Retirement is a significant milestone and can feel like a huge transition after decades of going to work every day. All the steps involved with preparing for retirement might seem a bit daunting, even if you feel the time is right!
We’ve put together this list of what you need to know to prepare for retirement in Canada to help. It covers:
Our RTOERO members have retired from the education sector in Canada. If you’ve worked in the education community in Canada, you may be eligible to join us, and if you haven’t, most of the tips below will still apply to you!
The date you choose for your retirement may depend on several factors. Some of them are covered below, including your pension amount.
Many teachers and others in the education sector choose to retire at the end of June, the end of August or the end of December. Your date isn’t set in stone until you start to submit your paperwork, so if you pick a date but then determine through the early planning stages that earlier or later would work better for you, shift it!
We host retirement planning workshops throughout the year. Our workshops cover much of the information we’ve shared in this post in more detail. It’s also a chance to learn more about our health insurance for education sector retirees.
Find out which RTOERO district you’re part of and see if there’s an event you can join.
Be in touch with your HR department to make sure you complete all the forms your organization requires.
One of the items you’ll likely have to do for your employer is submit a letter with your retirement date. While the message has a formal purpose, many people choose to also include some personal reflections in their letter.
You’ve no doubt built up quite the network of contacts through work. Before leaving, make sure to let them know that you’re retiring and provide them with contact information where they can reach you after retirement. And be prepared to announce your retirement in person to any committees or other groups you’re part of.
If there’s a celebration planned in your honour, it’s likely your friends, family, and colleagues will expect you to say a few words. Here are five tips for giving an amazing retirement speech.
If you subscribed to newsletters or websites using your work email, make sure to update your subscriptions and login information with your personal email address. If you’re already a RTOERO member, make sure we have your personal email address on file.
Your income sources in retirement can include Old Age Security (OAS), Canada Pension Plan (CPP), your work pension, savings and investments (TFSA, RRSP, RRIF), and earnings from property, investments or part-time work.
Your expenses include taxes, housing costs, food, medical costs and insurance. Other expenses may consist of debt, travel, hobbies, caring for dependents, and post-secondary education for children/grandchildren.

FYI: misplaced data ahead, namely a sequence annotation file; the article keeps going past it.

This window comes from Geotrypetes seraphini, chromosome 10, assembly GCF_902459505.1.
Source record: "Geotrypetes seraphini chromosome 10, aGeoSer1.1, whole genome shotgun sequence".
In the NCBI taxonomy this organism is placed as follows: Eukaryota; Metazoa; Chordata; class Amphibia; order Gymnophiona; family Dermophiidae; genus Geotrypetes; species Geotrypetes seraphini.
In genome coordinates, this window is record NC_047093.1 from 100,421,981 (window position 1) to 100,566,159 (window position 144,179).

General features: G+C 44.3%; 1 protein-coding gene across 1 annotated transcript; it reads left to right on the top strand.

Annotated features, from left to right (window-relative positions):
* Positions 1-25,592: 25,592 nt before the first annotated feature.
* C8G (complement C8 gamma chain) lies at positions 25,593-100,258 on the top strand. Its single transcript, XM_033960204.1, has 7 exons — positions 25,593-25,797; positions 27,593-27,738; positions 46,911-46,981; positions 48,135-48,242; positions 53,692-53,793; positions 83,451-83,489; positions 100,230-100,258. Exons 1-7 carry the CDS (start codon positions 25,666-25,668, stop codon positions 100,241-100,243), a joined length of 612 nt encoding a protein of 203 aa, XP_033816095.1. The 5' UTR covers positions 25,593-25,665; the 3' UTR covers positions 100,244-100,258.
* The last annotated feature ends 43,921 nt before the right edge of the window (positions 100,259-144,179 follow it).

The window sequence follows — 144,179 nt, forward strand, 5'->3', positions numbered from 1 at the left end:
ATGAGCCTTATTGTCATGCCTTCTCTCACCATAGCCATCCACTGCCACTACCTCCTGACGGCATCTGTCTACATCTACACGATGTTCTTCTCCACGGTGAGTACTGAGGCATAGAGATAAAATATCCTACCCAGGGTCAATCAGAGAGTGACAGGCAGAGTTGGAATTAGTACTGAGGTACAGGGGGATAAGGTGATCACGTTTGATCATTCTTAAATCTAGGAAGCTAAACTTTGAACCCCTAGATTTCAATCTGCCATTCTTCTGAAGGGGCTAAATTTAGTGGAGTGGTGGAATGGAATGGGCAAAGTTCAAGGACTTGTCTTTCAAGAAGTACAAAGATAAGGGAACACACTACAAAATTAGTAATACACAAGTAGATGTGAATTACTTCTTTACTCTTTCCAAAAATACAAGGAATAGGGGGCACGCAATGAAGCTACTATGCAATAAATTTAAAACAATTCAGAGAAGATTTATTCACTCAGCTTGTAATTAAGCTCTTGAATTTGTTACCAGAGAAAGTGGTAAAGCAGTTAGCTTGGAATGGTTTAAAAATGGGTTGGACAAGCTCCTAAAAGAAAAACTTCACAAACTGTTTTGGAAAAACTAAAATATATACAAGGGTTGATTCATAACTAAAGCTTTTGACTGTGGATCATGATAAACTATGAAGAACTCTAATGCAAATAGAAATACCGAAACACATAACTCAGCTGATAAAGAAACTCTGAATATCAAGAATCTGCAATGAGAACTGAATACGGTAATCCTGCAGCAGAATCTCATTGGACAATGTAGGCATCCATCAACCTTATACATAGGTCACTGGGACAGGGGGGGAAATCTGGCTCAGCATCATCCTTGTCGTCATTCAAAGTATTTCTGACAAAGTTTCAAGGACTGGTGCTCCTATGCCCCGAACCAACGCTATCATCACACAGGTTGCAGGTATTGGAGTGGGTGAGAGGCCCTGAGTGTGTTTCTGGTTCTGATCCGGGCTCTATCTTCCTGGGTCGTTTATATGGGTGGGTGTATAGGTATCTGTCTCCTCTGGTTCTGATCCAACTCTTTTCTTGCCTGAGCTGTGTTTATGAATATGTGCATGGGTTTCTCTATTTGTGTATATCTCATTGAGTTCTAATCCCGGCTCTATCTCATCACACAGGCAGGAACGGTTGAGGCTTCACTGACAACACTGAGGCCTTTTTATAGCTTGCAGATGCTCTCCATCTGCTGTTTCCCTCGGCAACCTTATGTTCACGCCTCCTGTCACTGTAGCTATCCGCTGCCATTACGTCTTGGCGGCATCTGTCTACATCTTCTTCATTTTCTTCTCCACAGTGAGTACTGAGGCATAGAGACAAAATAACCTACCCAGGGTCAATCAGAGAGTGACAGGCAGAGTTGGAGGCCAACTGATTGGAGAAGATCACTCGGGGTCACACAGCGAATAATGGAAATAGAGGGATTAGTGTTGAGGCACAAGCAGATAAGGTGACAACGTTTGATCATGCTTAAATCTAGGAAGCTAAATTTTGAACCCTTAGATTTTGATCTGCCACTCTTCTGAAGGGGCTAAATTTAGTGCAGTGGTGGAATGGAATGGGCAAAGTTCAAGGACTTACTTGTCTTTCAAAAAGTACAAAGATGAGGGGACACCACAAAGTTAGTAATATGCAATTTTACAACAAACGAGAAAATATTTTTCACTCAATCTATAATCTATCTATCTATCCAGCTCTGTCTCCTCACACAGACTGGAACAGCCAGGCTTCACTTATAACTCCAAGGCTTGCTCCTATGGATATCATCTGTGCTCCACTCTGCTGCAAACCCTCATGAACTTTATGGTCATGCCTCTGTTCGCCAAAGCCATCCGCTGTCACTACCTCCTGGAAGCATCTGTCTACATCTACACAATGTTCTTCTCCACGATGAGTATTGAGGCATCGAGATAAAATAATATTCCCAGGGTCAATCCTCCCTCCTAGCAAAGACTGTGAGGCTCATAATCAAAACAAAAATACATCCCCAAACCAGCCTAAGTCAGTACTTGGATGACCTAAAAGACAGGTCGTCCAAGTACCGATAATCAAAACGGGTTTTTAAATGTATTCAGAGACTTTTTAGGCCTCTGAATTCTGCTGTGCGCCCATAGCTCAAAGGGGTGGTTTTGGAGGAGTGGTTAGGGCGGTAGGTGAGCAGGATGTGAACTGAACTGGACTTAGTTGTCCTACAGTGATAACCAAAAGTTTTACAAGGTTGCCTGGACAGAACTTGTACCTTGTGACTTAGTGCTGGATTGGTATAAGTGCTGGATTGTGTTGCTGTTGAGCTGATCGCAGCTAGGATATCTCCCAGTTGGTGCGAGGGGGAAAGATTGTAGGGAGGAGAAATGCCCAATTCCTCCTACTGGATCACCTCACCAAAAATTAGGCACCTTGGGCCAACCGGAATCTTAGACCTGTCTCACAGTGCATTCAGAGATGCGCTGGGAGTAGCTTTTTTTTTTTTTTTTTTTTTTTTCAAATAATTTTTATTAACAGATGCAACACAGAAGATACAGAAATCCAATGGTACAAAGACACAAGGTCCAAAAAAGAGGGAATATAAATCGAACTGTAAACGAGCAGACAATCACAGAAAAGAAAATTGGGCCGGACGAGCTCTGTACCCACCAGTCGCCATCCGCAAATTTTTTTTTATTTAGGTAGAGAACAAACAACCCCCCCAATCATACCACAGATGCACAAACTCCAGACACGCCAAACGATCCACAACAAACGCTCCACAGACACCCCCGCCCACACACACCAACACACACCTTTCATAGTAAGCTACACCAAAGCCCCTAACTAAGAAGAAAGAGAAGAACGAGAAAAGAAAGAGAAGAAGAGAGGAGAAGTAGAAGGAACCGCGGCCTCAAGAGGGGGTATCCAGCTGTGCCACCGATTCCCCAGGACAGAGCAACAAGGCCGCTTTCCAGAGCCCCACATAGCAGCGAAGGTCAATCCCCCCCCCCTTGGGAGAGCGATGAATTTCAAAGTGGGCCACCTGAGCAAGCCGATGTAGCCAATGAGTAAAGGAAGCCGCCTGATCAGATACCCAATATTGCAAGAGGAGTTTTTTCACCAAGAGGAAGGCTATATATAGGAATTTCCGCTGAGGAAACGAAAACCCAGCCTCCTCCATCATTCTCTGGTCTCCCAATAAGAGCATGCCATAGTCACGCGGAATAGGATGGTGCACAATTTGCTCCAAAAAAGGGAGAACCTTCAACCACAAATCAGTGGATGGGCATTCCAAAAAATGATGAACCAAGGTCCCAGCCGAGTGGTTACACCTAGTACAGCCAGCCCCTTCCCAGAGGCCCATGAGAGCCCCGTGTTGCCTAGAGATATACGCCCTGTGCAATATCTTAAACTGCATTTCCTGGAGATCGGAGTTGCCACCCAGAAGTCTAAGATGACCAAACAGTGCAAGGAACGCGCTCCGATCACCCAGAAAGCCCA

Your pension from work may be the most considerable portion of your retirement income. There’s a good chance your pension provider has online tools to help you calculate your pension amount and how it will vary depending on when you retire.
Contact your pension provider to discuss your situation.
While investigating your pension, make sure to register for online tools and name your survivor, if you haven’t already.
Depending on your retirement age, you don’t need to start your receiving Canadian Pension Plan (CPP) right away. When to take your CPP is an individual decision based on your circumstances. Canadians can take CPP:
Most RTOERO members’ pension plans provide a bridge benefit to supplement retirement income until age 65. At age 65 (when you’re eligible for your unreduced CPP pension), the bridge benefit ends, and your pension is adjusted. If you take CPP earlier than 65, your pension bridge benefit is unaffected.
You must apply for CPP; it’s not automatic. Here’s information from the Government of Canada on CPP, how much you’ll be eligible for and how to apply. Here is information about the Quebec Pension Plan (QPP).
Can I afford to retire? Making a budget can help you find the answer. A general guideline is that you need about 70 percent of your pre-retirement income, but this doesn’t work for everyone.
To create a budget, list the income streams that will become available throughout your retirement. You can use the retirement income calculator from the Canadian government. Then, list your expenses. Make sure to include needs and wants. It might seem like your income in retirement will be quite a bit less than during your working years, but do the calculations using your net income (your take-home income). You’ll have fewer deductions in retirement.
If you’re not already working with a financial advisor, retirement is an excellent time to get advice. An advisor can help you evaluate when the best time is to start your CPP and when to draw on RRSPs vs. your TFSA. They will also help with goal setting and creating a plan so you can maintain the type of lifestyle you want.
Choosing your retirement insurance plan is one of the most important decisions you’ll make as you prepare for retirement. Retirement health insurance includes medical insurance. In fact, our group extended medical insurance is the most popular benefit among our members.
When you retire from the education sector in Canada, you’ll have different options for your insurance, including:
Here’s some information about what to compare when looking at insurance options for retirement (plus a handy checklist).
If you decide to purchase insurance for retirement, make sure to apply within 60 days of your previous group insurance ending (that’s usually 60 days after your retirement date). As long as you apply within the 60 days, you will receive automatic approval for your hospital and health insurance. Find out if you’re eligible for our comprehensive group insurance for education sector retirees.
Review your life insurance